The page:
One year of Donald Trump: The administrative presidency on steroids


As President Donald Trump’s first year in office comes to a close, the assessments are rolling in. Expect full reviews of the President’s Twitter taunts, his low popularity, his campaign’s ties to Russia, White House staff turmoil, his struggles to repeal and replace Obamacare despite GOP control of Congress, and – finally – the late-year success on major tax cut legislation. 

A failed First Year? Think again. In an important recent article, UVA’s Miller Center’s Sid Milkis, along with Nicholas Jacobs, argue that the president has exhibited greater success than is generally believed. Their article was recently featured by Dan Balz, the Chief Correspondent for the Washington Post.

President Trump’s successes come from using executive action – a trend begun by President Barack Obama, to the consternation of many conservatives. 

Professors Milkis and Jacobs show how the “administrative presidency” has assumed greater power, as Congress stands and watches. And while the Trump agenda is conservative, rather than dismantle the administrative state (as Steve Bannon once boasted), it is instead building and using it aggressively. 

The Trump Department of Homeland Security has aggressively stepped up deportations. The Trump EPA and Interior Departments have promoted coal and oil and gas exploration, and accelerated pipeline construction. The Trump Department of Health and Human Services has prodded states to step forward to take responsibility for Medicare and Medicaid. And the Administration has proposed dramatic increases in funding for the Defense Department.

Milkis and Jacobs show how the President has simply taken advantage of a system of “executive-centered partisanship.” The nation is more polarized politically but, the two main political parties have less control over their elected representatives, particularly when it comes to moving legislation. That leaves the field clear for a President to act unilaterally, and expand the reach of the federal government.

In other words, grass-roots movements, independent political committees, and a splintering media environment have made Congressional politics more conflictual and less prone to compromise. President Obama experienced this in his own first year struggle to pass the Affordable Care Act when his own party controlled both houses of Congress, and he experienced it again in subsequent years when he tried to work with a GOP congress to pass any number of laws, from a balanced budget agreement to immigration reform.

President Trump has continued that trend. Rather than waiting to work with his own GOP-controlled Congress, he has simply and directly moved forward with one executive action after another. There are two great ironies in this:  

Obama’s Sword is Used Against His Agenda: President Obama used some executive actions in his first year, but stepped up his use considerably after Democrats lost control of Congress in 2010.  On issues such as immigration and climate change, he argued that he “had to” use executive action because GOP congress was not cooperating. Trump started using executive action right off the bat to go after the Obama agenda, despite the fact that his own party controlled both houses of Congress. While Trump could not legislatively undo major Obama-era laws (especially in healthcare) he was able to chip away at the Obama legacy.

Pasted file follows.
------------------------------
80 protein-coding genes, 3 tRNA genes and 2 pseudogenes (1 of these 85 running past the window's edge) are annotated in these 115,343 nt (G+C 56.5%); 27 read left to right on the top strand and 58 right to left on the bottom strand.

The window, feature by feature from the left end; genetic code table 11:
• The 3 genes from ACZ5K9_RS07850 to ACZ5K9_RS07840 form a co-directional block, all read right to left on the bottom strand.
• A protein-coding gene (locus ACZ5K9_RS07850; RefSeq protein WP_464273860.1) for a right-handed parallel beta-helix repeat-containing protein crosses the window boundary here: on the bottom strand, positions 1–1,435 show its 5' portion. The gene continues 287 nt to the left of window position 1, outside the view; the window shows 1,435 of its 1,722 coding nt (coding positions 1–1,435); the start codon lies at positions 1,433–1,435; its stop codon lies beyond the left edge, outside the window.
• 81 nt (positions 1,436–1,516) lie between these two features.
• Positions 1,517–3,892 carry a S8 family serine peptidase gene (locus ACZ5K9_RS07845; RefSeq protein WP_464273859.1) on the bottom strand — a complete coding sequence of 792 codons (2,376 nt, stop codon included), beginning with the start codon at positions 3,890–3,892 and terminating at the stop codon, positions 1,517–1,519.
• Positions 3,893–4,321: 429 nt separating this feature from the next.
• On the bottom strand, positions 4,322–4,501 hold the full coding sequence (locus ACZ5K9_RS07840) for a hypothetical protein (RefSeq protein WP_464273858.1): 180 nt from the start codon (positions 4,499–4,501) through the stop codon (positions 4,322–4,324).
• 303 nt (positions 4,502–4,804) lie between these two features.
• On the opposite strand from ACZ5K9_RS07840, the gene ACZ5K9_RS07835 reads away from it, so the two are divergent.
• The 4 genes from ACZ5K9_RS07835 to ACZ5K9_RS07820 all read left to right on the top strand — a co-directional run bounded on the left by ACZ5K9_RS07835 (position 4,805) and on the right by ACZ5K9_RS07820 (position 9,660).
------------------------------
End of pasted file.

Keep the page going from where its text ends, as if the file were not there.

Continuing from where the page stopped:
Small government conservative activists (Tea Party) led to a big government conservative president (Trump): The Tea Party movement provoked a surge of conservative activism and anger toward Washington that overwhelmed more traditional GOP establishment.  This anger had started against George W. Bush’s expansion of health care (prescription drug benefits) and education (No Child Left Behind).  It extended to the Obama Administration’s massive recovery response, auto and bank bailout (with additional regulations in both areas), and then passage of Obamacare. Trump has capitalized on the anger of that movement, yet he’s done so to advance an agenda that is no more small-government than his two predecessors.

No assessment of President Trump’s first year would be complete without understanding how he is using the federal government to advance his agenda. Quite the opposite of LBJ’s standard, which held that a President had one year to work with Congress, Trump seems to have decided from the beginning that Congress was going to be an unreliable partner, at best. 

The deepest irony of all may come next year in the midterm elections. Whether Congress passes tax reform or not, the president’s agenda and style may have so alienated voters that they blame a GOP Congress – for enabling Trump, for failing to work with him, or for both. If Democrats regain control of one or both houses of Congress, Trump might then discover that a GOP Congress wasn’t so bad after all.

* William Antholis is Director and CEO of the University of Virginia’s Miller Center, and a former White House official. This article is adapted from a lecture at the University of Cyprus on President Trump’s first year in office.